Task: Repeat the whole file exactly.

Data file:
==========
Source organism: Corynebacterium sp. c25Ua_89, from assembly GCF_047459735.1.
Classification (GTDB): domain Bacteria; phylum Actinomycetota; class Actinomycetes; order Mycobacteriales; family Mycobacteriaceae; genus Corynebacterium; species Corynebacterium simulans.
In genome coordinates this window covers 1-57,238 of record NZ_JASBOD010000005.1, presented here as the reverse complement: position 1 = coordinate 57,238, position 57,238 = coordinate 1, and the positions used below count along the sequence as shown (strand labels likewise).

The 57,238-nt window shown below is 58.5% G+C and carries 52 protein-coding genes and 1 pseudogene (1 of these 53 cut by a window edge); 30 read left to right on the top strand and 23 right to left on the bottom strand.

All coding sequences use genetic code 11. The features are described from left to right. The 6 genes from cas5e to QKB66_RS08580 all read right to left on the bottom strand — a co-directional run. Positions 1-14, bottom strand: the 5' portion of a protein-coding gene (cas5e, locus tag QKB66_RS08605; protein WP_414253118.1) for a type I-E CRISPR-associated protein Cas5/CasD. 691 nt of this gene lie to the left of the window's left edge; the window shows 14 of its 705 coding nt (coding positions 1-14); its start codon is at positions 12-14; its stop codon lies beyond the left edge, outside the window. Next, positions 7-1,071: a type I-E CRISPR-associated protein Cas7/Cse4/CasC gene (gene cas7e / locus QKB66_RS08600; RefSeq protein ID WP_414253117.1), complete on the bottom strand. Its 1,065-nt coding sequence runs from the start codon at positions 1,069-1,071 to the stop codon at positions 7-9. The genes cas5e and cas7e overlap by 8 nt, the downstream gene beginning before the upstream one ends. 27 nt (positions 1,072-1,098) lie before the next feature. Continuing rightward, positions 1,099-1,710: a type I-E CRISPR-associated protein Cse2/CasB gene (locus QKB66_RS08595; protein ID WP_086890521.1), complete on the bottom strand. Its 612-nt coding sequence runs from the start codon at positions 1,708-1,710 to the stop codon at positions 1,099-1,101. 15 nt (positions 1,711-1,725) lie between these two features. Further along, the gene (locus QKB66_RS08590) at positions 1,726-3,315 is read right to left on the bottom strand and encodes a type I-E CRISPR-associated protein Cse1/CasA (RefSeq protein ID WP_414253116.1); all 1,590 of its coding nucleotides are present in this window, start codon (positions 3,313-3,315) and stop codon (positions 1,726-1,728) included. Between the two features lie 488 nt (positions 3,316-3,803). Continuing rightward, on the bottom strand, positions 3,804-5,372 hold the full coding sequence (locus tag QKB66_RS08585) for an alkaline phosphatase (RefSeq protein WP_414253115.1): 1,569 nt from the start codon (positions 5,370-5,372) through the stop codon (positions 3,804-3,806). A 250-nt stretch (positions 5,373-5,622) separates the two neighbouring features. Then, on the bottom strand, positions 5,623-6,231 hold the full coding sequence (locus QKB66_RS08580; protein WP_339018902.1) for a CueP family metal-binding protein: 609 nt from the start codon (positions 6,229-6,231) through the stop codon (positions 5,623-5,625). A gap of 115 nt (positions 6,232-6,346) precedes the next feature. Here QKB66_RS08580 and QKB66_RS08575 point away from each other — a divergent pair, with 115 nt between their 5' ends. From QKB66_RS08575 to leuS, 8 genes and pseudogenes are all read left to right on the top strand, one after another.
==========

Source organism: Corynebacterium sp. c25Ua_89, from assembly GCF_047459735.1.
Classification (GTDB): domain Bacteria; phylum Actinomycetota; class Actinomycetes; order Mycobacteriales; family Mycobacteriaceae; genus Corynebacterium; species Corynebacterium simulans.
In genome coordinates this window covers 1-57,238 of record NZ_JASBOD010000005.1, presented here as the reverse complement: position 1 = coordinate 57,238, position 57,238 = coordinate 1, and the positions used below count along the sequence as shown (strand labels likewise).

The 57,238-nt window shown below is 58.5% G+C and carries 52 protein-coding genes and 1 pseudogene (1 of these 53 cut by a window edge); 30 read left to right on the top strand and 23 right to left on the bottom strand.

All coding sequences use genetic code 11. The features are described from left to right. The 6 genes from cas5e to QKB66_RS08580 all read right to left on the bottom strand — a co-directional run. Positions 1-14, bottom strand: the 5' portion of a protein-coding gene (cas5e, locus tag QKB66_RS08605; protein WP_414253118.1) for a type I-E CRISPR-associated protein Cas5/CasD. 691 nt of this gene lie to the left of the window's left edge; the window shows 14 of its 705 coding nt (coding positions 1-14); its start codon is at positions 12-14; its stop codon lies beyond the left edge, outside the window. Next, positions 7-1,071: a type I-E CRISPR-associated protein Cas7/Cse4/CasC gene (gene cas7e / locus QKB66_RS08600; RefSeq protein ID WP_414253117.1), complete on the bottom strand. Its 1,065-nt coding sequence runs from the start codon at positions 1,069-1,071 to the stop codon at positions 7-9. The genes cas5e and cas7e overlap by 8 nt, the downstream gene beginning before the upstream one ends. 27 nt (positions 1,072-1,098) lie before the next feature. Continuing rightward, positions 1,099-1,710: a type I-E CRISPR-associated protein Cse2/CasB gene (locus QKB66_RS08595; protein ID WP_086890521.1), complete on the bottom strand. Its 612-nt coding sequence runs from the start codon at positions 1,708-1,710 to the stop codon at positions 1,099-1,101. 15 nt (positions 1,711-1,725) lie between these two features. Further along, the gene (locus QKB66_RS08590) at positions 1,726-3,315 is read right to left on the bottom strand and encodes a type I-E CRISPR-associated protein Cse1/CasA (RefSeq protein ID WP_414253116.1); all 1,590 of its coding nucleotides are present in this window, start codon (positions 3,313-3,315) and stop codon (positions 1,726-1,728) included. Between the two features lie 488 nt (positions 3,316-3,803). Continuing rightward, on the bottom strand, positions 3,804-5,372 hold the full coding sequence (locus tag QKB66_RS08585) for an alkaline phosphatase (RefSeq protein WP_414253115.1): 1,569 nt from the start codon (positions 5,370-5,372) through the stop codon (positions 3,804-3,806). A 250-nt stretch (positions 5,373-5,622) separates the two neighbouring features. Then, on the bottom strand, positions 5,623-6,231 hold the full coding sequence (locus QKB66_RS08580; protein WP_339018902.1) for a CueP family metal-binding protein: 609 nt from the start codon (positions 6,229-6,231) through the stop codon (positions 5,623-5,625). A gap of 115 nt (positions 6,232-6,346) precedes the next feature. Here QKB66_RS08580 and QKB66_RS08575 point away from each other — a divergent pair, with 115 nt between their 5' ends. From QKB66_RS08575 to leuS, 8 genes and pseudogenes are all read left to right on the top strand, one after another.